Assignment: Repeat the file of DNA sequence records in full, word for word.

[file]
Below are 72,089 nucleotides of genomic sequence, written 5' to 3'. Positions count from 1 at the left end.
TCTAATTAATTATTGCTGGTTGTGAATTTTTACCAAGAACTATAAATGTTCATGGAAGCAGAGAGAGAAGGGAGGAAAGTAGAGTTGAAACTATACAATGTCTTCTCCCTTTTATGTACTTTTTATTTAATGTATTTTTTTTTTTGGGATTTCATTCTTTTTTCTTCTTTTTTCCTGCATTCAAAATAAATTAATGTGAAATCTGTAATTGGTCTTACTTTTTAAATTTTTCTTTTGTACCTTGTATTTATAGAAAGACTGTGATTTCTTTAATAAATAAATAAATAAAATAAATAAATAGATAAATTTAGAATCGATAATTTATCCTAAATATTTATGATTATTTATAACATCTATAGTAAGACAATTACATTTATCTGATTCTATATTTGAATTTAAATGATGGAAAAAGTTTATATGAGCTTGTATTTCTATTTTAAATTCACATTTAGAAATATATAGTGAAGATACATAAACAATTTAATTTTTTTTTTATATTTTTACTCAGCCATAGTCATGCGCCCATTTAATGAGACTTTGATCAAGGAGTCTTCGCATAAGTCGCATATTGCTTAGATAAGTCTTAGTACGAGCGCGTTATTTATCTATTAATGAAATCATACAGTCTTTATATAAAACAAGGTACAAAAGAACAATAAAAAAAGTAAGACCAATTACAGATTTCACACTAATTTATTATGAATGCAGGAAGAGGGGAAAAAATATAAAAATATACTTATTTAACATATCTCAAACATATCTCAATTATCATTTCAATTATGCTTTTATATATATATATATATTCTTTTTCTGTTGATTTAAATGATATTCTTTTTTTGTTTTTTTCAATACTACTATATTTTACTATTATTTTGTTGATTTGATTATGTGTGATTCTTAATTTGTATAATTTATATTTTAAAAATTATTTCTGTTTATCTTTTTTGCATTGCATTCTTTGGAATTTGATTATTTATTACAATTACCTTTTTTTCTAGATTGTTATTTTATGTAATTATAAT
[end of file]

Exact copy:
Below are 72,089 nucleotides of genomic sequence, written 5' to 3'. Positions count from 1 at the left end.
TCTAATTAATTATTGCTGGTTGTGAATTTTTACCAAGAACTATAAATGTTCATGGAAGCAGAGAGAGAAGGGAGGAAAGTAGAGTTGAAACTATACAATGTCTTCTCCCTTTTATGTACTTTTTATTTAATGTATTTTTTTTTTTGGGATTTCATTCTTTTTTCTTCTTTTTTCCTGCATTCAAAATAAATTAATGTGAAATCTGTAATTGGTCTTACTTTTTAAATTTTTCTTTTGTACCTTGTATTTATAGAAAGACTGTGATTTCTTTAATAAATAAATAAATAAAATAAATAAATAGATAAATTTAGAATCGATAATTTATCCTAAATATTTATGATTATTTATAACATCTATAGTAAGACAATTACATTTATCTGATTCTATATTTGAATTTAAATGATGGAAAAAGTTTATATGAGCTTGTATTTCTATTTTAAATTCACATTTAGAAATATATAGTGAAGATACATAAACAATTTAATTTTTTTTTTATATTTTTACTCAGCCATAGTCATGCGCCCATTTAATGAGACTTTGATCAAGGAGTCTTCGCATAAGTCGCATATTGCTTAGATAAGTCTTAGTACGAGCGCGTTATTTATCTATTAATGAAATCATACAGTCTTTATATAAAACAAGGTACAAAAGAACAATAAAAAAAGTAAGACCAATTACAGATTTCACACTAATTTATTATGAATGCAGGAAGAGGGGAAAAAATATAAAAATATACTTATTTAACATATCTCAAACATATCTCAATTATCATTTCAATTATGCTTTTATATATATATATATATTCTTTTTCTGTTGATTTAAATGATATTCTTTTTTTGTTTTTTTCAATACTACTATATTTTACTATTATTTTGTTGATTTGATTATGTGTGATTCTTAATTTGTATAATTTATATTTTAAAAATTATTTCTGTTTATCTTTTTTGCATTGCATTCTTTGGAATTTGATTATTTATTACAATTACCTTTTTTTCTAGATTGTTATTTTATGTAATTATAAT